Some of those known unknowns are addressable with more technical solutions($$) or behavioral solutions (wear a helmet and jacket). Whatever the solution, each brings a whole new set of assumptions and blind spots. The more unknown unknowns and the more behavioral changes you have to make the slower and more expensive adoption will be. You as an inventor may be comfortable riding a motorcycle in January, and are used to wearing a jacket, you’ve had a year to develop the motorcycle and love riding it. However it’s going to be difficult to push this change onto a public expecting the conveniences and comforts of a car, no matter the quantitative benefits in cost savings.
Substitutional Technologies require more education and awareness to overcome inherent biases in how we expect things should be done.
What We learned: We knew how to throw things out of airplanes in fact 100% of items have eventually landed on the ground. What is hard is anticipating all the customer concerns, demands, expectations and biases for what civilian air drops should be. In Puerto Rico how do you perform deliveries into areas with no power, no cell phones, no internet, no air traffic control, limited weather data, high winds, and land into places that take days to reach by Jeep? How do you do this all safely, and legally? We learned to appreciate and except corner cases and address concerns technically and procedurally before we ever planned to take off. In controlled environments on a sunny day with no wind it’s easy to line up a delivery. In the real world we have to be able to perform in any and all combinations of adverse conditions to areas we couldn’t control.
It is of dire importance to pessimistically understand all your corner cases and operating parameters for your technology. Too many technologies have a limited application when taken outside of a demonstration environment. If you find yourself or your team dismissing concerns easily, or getting defensive about tech questions. Stop. Write down the concerns and appoint and advocate for the question. My co-founder and CTO often plays devils advocate and makes us thoroughly address corner cases much earlier in product development than most projects, a technique that gives us more robust final products with fewer expensive revisions to come to the same conclusion after being forced to adopt the changes.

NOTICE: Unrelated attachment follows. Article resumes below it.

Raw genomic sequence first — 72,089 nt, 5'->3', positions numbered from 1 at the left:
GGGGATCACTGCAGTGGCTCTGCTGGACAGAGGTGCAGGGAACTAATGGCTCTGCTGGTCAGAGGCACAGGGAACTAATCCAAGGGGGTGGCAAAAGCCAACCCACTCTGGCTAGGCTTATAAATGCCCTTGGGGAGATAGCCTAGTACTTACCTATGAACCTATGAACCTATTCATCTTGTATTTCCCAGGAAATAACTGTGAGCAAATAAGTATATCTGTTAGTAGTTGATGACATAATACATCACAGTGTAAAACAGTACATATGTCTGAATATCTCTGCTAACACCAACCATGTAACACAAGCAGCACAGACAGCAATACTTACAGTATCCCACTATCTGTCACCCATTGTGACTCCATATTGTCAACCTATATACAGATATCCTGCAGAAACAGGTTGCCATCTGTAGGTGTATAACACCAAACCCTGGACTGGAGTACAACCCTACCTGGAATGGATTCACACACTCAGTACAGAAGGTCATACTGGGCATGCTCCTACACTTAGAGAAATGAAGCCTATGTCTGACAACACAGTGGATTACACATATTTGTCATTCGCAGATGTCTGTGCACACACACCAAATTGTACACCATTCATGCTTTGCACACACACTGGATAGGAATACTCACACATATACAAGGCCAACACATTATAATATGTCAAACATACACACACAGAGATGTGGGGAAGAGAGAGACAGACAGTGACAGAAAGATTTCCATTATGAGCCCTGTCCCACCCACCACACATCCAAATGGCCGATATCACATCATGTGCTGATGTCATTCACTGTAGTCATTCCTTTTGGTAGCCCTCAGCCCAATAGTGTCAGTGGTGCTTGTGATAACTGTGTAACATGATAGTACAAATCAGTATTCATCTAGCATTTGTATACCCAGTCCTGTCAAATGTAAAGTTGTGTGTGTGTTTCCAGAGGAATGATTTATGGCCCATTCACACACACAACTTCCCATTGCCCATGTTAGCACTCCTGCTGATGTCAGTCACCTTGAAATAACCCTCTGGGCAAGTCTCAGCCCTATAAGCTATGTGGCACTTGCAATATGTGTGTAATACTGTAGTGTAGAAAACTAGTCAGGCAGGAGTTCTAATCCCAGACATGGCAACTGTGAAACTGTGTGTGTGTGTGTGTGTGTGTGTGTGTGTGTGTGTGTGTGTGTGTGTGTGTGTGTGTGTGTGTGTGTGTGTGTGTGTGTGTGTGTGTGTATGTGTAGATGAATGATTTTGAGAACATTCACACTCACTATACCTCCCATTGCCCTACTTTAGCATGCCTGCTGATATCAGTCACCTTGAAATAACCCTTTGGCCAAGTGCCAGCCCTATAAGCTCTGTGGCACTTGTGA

It’s one thing to have a prototype and claim at a ground breaking technology. It’s another to have fielded a ground breaking technology. The difference is often millions of dollars and multiple years full of caveats, lessons learned and expensive mistakes.
For many technologists it’s easy to get excited about a cool technology (Drone delivery) then double down on the bet (VC Funding) generate a lot of buzz (literal and figurative), high fives and “why didn’t I think of that’s” before you’ve ever done a single delivery via drone. The sooner you test, and test in real world situations you don’t control. The sooner you find out the caveats that surround any particular technology. For drone delivery, just like any automation technology you are applying rigid machine thinking and engineering to a very fluid world full of 1 in a million corner cases. If amazon patents (with perhaps the best patent art of all time) are any indication these problems while seemingly insignificant are crucial barriers to success.
What We Learned: Test often, test soon and receive buy-in from stake holders (those who use your tech) and gate keepers (decision makers and regulators). Going to Puerto Rico was a continuation of this process. This was a very real mission with very real players. Aid organizations with life saving supplies expecting time sensitive deliveries and aviators expecting their planes and operating licenses to remain unharmed. We could not baby the environment or brush off paperwork, we had to have paperwork signed and submitted to the FAA to perform drops. Paperwork that takes time. Be realistic with the demands and concerns of market space you work in, the technology development was much easier than getting permissions to fly from the FAA or social buy-in to fly over your grumpy neighbor’s house.
Medicine has a hippocratic oath, but technologists are woefully lacking a similar creed. John Tapelin and the tech industry taught us to move fast and break things. While first mover status and natural barriers to entry may be great formula for a startup, overselling and launching technology that is not ready can harm your long term perspectives, or worse be the death of you and your business. For every new technology there are real risks and real consequences of failure, from patient and customer data inadvertently being released, to customer outages or stop-work events. Perhaps the single question I find so many technologists fail to ask is “What is the failure rate and modes and what are the consequences for failure” from minor inconveniences, to catastrophic disaster. Each technology has different failure modes that are rarely discussed openly by technologists. The more expensive or high risk the failure mode, the greater the benefit needs to be. Autonomous delivery is an amazing proposal, but will go down in flames faster than the Hindenburg if the public loses trust when an autonomous drone crashes into a daycare.